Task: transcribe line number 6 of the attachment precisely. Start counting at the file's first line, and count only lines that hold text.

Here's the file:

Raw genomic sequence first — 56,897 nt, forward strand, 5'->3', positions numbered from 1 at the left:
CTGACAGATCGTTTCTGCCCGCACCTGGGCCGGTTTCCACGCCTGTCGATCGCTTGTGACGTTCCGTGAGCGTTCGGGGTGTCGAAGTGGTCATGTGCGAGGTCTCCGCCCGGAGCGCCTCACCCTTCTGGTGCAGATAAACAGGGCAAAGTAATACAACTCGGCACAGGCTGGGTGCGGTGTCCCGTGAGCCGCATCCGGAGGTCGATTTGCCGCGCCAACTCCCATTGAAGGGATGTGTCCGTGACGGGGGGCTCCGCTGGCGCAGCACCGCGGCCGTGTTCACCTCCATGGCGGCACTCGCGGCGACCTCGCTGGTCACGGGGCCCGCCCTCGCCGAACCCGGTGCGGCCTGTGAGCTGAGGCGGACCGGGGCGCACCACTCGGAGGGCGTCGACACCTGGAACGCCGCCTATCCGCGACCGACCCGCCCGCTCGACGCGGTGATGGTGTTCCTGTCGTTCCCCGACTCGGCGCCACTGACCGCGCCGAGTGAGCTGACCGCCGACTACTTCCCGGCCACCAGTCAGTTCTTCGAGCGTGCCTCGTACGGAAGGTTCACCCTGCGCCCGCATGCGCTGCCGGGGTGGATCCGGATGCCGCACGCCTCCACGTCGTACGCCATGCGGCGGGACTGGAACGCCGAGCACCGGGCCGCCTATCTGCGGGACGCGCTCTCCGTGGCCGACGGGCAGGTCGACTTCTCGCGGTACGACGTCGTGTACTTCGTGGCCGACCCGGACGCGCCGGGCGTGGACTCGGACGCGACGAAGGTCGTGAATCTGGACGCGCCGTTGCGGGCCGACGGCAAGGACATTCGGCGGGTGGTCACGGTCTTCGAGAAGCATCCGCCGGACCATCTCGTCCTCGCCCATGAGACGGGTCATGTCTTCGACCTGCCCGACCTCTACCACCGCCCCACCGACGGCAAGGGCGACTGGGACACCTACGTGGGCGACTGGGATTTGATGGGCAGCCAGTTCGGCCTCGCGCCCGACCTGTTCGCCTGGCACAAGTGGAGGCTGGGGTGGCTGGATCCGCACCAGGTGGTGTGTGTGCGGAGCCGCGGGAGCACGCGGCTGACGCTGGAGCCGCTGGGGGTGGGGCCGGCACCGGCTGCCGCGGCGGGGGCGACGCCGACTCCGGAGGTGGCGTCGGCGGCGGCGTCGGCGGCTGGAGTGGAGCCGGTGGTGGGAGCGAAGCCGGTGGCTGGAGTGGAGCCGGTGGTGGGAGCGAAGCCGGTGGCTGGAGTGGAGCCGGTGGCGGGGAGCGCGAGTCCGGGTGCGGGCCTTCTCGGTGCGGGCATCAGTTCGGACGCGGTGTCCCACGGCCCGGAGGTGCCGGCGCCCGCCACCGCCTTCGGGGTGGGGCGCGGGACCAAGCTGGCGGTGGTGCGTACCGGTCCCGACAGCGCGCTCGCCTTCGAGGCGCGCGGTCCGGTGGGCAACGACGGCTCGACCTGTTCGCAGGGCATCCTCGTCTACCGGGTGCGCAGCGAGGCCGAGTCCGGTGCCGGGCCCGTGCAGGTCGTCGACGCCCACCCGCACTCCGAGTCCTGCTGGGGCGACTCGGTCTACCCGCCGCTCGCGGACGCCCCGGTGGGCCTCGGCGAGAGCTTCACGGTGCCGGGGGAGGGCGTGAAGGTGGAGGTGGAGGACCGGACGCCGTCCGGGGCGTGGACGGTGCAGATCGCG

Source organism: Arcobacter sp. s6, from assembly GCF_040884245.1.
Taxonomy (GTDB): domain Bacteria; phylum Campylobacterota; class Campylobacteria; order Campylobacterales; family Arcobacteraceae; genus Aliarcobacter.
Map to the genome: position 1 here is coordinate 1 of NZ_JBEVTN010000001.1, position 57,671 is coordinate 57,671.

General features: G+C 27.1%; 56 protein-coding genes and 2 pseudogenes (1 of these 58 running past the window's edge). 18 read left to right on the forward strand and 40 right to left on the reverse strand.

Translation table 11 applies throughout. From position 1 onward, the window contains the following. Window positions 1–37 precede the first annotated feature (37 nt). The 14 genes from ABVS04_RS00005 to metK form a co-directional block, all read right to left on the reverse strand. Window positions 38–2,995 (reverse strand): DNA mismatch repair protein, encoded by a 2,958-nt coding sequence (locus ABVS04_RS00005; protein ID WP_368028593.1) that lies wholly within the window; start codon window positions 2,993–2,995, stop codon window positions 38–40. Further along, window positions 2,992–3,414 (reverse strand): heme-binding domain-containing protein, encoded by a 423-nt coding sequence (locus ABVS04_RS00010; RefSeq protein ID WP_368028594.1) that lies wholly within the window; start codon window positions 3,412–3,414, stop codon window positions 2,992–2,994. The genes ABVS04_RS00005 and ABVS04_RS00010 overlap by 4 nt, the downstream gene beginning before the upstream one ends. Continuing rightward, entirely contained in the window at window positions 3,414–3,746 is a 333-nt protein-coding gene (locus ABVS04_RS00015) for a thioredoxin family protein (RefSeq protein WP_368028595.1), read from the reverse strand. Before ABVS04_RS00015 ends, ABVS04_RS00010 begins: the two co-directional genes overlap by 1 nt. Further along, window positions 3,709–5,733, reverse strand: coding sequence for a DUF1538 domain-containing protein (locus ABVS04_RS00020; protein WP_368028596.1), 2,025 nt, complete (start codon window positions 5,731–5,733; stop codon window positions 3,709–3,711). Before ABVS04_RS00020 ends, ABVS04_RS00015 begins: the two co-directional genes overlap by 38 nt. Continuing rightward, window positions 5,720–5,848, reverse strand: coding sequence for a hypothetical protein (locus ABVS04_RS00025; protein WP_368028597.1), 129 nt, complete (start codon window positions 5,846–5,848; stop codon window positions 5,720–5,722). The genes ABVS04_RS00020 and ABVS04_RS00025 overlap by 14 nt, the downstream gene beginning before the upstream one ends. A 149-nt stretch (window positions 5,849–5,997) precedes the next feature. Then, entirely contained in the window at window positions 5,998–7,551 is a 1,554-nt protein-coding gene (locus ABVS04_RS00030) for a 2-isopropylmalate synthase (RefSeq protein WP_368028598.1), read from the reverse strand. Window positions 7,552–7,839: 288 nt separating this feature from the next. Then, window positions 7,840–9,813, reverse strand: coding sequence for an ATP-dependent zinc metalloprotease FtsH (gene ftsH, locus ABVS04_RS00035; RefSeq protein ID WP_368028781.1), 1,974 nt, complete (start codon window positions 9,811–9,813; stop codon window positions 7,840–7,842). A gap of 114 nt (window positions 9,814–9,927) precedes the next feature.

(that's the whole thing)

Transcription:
General features: G+C 27.1%; 56 protein-coding genes and 2 pseudogenes (1 of these 58 running past the window's edge). 18 read left to right on the forward strand and 40 right to left on the reverse strand.